Highlights of this Week’s Update:
- Stock market volatility continues with major U.S. stock indices still negative so far in 2015.
- Interest rates continue to fall. It may be time to refinance-call us if we can help you analyze your current situation.
- Oil prices flatten out last week ending at $48.21 per barrel.
- Retail sales disappoint in December, but Consumer Confidence rises.
- Portfolios rebalanced at the beginning of 2015 with a goal of greater diversification to better weather market volatility.
READ ON FOR MORE DETAILS……………………………………………………………
Ten sessions that mark the first two weeks of 2015 are behind us, and we’ve witnessed eight triple-digit moves in the Dow Jones Industrials. First, let us caution that a 100-point change amounts to about 0.60%. With the best known of the market averages hovering above 17,000, a 100-point move isn’t as relevant as when the Dow was near, say, 6,000. Last week the Dow did end 1.27% lower and for the year, it is now down 1.75% year-to-date. The Standard & Poor’s 500 stock index gave up 1.24% for the week, leaving it off 1.92% so far in 2015. (MarketWatch)
However, modest declines in the major stock market averages are being partially offset by rising bond prices, at least among most classes (Bloomberg-bond prices and bond yields move in opposite directions). As interest rates have continued to fall, mortgage rates have moved lower. The average rate for a 30 year fixed mortgage hovers around 3.75%, and 2.88% for a 15 year fixed mortgage. (Bankrate.com) If your circumstances warrant, it may be a very good time within the next few months to look at refinancing your mortgage. We would be happy to assist you in analyzing your specific situation. Just give us a call as we are here to help!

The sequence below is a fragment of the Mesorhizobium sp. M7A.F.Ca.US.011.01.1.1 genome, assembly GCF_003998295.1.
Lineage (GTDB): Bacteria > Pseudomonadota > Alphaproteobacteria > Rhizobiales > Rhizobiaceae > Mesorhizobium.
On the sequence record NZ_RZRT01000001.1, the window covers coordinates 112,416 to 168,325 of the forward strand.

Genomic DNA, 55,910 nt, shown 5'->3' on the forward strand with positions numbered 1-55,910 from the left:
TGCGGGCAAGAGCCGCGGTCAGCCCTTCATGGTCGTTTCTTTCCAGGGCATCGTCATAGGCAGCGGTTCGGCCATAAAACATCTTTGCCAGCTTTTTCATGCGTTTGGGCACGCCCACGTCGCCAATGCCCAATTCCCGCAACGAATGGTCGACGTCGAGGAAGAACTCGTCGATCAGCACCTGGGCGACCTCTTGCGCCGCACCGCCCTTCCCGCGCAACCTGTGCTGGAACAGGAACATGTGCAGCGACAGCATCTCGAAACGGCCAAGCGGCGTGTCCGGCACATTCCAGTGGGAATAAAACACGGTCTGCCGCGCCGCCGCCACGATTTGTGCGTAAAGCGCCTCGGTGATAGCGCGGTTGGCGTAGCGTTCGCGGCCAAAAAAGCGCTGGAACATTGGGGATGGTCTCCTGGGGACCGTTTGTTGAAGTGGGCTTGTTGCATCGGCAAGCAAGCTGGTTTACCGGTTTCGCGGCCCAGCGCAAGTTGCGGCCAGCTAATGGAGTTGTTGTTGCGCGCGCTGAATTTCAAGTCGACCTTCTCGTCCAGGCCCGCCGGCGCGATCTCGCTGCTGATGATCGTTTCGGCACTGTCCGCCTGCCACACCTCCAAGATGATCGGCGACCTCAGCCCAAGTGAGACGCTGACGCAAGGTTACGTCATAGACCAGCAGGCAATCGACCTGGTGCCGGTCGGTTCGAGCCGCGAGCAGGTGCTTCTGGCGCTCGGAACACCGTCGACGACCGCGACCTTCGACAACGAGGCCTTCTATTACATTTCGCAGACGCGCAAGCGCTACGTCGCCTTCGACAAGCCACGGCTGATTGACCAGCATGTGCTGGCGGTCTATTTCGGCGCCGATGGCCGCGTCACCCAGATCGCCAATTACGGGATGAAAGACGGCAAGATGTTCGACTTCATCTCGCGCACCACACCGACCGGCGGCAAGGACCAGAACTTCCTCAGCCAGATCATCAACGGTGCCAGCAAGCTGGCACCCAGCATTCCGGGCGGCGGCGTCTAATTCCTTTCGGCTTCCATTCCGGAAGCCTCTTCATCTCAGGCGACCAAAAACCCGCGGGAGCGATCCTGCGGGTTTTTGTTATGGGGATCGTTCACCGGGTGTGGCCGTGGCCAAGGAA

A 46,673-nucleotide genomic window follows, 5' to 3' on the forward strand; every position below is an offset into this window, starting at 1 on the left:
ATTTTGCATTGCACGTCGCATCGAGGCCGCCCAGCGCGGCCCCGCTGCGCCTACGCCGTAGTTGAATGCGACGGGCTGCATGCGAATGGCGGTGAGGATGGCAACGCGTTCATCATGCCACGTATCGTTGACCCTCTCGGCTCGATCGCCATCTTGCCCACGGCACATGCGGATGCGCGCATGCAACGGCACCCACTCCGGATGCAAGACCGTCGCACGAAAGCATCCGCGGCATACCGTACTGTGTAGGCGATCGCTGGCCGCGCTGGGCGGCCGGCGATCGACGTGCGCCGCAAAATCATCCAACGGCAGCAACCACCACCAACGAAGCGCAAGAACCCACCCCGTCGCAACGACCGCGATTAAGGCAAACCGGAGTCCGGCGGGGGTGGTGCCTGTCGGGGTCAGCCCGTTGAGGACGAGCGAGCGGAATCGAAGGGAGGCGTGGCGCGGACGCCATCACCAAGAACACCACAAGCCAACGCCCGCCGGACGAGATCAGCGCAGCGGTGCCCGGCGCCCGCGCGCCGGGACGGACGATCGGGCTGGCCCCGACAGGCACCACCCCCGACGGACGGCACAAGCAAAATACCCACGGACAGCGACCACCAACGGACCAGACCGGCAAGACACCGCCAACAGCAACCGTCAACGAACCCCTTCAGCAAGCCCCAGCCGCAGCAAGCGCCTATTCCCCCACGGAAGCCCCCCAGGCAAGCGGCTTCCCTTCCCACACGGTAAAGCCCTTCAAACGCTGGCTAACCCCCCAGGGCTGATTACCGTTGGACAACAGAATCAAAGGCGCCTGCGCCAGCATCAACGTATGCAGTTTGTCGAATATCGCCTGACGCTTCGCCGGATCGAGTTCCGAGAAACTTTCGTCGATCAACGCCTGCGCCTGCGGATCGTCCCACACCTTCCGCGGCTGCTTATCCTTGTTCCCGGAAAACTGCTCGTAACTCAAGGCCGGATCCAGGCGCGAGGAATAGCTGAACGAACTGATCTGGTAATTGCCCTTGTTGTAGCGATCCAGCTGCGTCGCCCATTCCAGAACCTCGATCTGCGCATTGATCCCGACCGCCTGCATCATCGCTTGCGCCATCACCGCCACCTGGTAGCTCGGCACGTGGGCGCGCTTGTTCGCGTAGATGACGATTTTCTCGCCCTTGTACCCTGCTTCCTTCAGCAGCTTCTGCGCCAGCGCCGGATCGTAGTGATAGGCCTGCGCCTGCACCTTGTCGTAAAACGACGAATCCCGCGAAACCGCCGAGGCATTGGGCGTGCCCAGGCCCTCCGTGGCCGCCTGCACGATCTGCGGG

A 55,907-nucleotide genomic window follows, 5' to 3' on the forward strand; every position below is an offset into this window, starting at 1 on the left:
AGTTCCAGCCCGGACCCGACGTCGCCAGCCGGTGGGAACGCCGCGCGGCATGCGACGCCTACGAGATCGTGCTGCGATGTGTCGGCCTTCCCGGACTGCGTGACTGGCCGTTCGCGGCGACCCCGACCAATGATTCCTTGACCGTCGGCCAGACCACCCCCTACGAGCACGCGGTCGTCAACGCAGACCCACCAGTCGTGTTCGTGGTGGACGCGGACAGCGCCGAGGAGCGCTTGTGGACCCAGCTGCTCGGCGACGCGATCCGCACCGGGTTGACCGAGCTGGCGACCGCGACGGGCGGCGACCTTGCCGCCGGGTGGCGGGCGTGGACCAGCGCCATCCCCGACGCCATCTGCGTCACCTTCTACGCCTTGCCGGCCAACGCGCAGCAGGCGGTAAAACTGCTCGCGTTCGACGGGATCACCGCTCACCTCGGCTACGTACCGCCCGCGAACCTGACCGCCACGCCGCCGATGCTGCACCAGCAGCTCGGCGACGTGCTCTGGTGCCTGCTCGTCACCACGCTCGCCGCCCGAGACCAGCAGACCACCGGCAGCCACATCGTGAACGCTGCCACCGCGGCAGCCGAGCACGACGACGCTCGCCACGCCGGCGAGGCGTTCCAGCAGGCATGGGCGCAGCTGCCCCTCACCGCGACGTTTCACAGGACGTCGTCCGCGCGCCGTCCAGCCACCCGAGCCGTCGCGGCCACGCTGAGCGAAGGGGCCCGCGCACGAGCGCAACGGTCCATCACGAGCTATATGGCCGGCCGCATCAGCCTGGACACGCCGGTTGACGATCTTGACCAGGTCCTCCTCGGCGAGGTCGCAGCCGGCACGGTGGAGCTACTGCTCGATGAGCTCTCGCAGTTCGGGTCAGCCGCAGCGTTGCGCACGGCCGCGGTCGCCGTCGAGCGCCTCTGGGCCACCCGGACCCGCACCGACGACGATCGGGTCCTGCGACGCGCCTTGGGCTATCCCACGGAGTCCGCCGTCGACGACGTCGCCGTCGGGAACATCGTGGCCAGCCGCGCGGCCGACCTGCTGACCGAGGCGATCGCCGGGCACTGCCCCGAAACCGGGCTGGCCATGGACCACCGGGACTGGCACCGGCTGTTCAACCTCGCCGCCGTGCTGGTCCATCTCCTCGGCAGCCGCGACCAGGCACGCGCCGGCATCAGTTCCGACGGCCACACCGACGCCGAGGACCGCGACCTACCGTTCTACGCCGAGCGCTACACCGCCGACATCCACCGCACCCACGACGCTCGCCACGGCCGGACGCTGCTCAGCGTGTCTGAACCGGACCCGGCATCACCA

Oil settled in last week at $48.21 per barrel Friday, ending the week .27 higher. Gold also rose, up $59.75 per ounce to end at $1,277.50 compared with $1,206.50 per ounce to start the New Year. (CNBC, Energy Information Admin.)
With the exception of the pain being felt in the energy patch, falling oil and commodity prices are a plus for most U.S. businesses and consumers, if the decline springs from growing supply, not falling demand for oil.
Last week’s unexpectedly weak retail sales report from the U.S. Commerce Dept led to the biggest decline in the Dow for the week. According to preliminary data, retail sales fell 0.9% in December. Ex-autos, sales were down 1.0%, and core sales, which excludes autos and sales at gasoline stations (helps to filter out the change in plunging gasoline prices), fell 0.3%, the first drop since January 2014.
December’s disappointment comes in spite of generally upbeat numbers from individual retailers in December (Thomson Reuters), rising small business confidence (National Association of Small Businesses), faster job creation (BLS), and the highest level of job openings since early 2001 (U.S. Bureau of Labor Statistics). Note the sharp improvement in consumer confidence in the chart below.
The jump in consumer sentiment that began in the middle of 2014 puts the current reading at levels consistent with most economic expansions.
Many investors will be looking for signs that U.S. economic activity isn’t being affected by events overseas. The stronger dollar will also be in focus, as strength in the currency creates headwinds for revenues when overseas sales are converted back into dollars. We will keep you posted.
After making adjustments in our allocations the first of the year for all risk levels, we feel we are now better positioned for what 2015 may bring looking forward. All three stock models now have an additional number of individual stock issues to provide greater diversification given the recent volatility we have seen in the overall stock market. We will continue to monitor the markets and make adjustments if warranted.
We hope all of you are having a great start to 2015! Please be sure to call today to schedule your personal financial planning review if you have not yet done so. We have the tools for you to make 2015 the year to get your personal financial plan in place and implemented.
Your TEAM at F.I.G. Financial Advisory Services, Inc.
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1 The Dow Jones Industrials Average is an unmanaged index of 30 major companies which cannot be invested into directly. Past performance does not guarantee future results.
3 The S&P 500 Index is an unmanaged index of 500 larger companies which cannot be invested into directly. Past performance does not guarantee future results.
4 New York Mercantile Exchange front-month contract; Prices can and do vary; past performance does not guarantee future results.
5 London Bullion Market Association; gold fixing pricing at 3 p.m. London time; Prices can and do vary; past performance does not guarantee future results.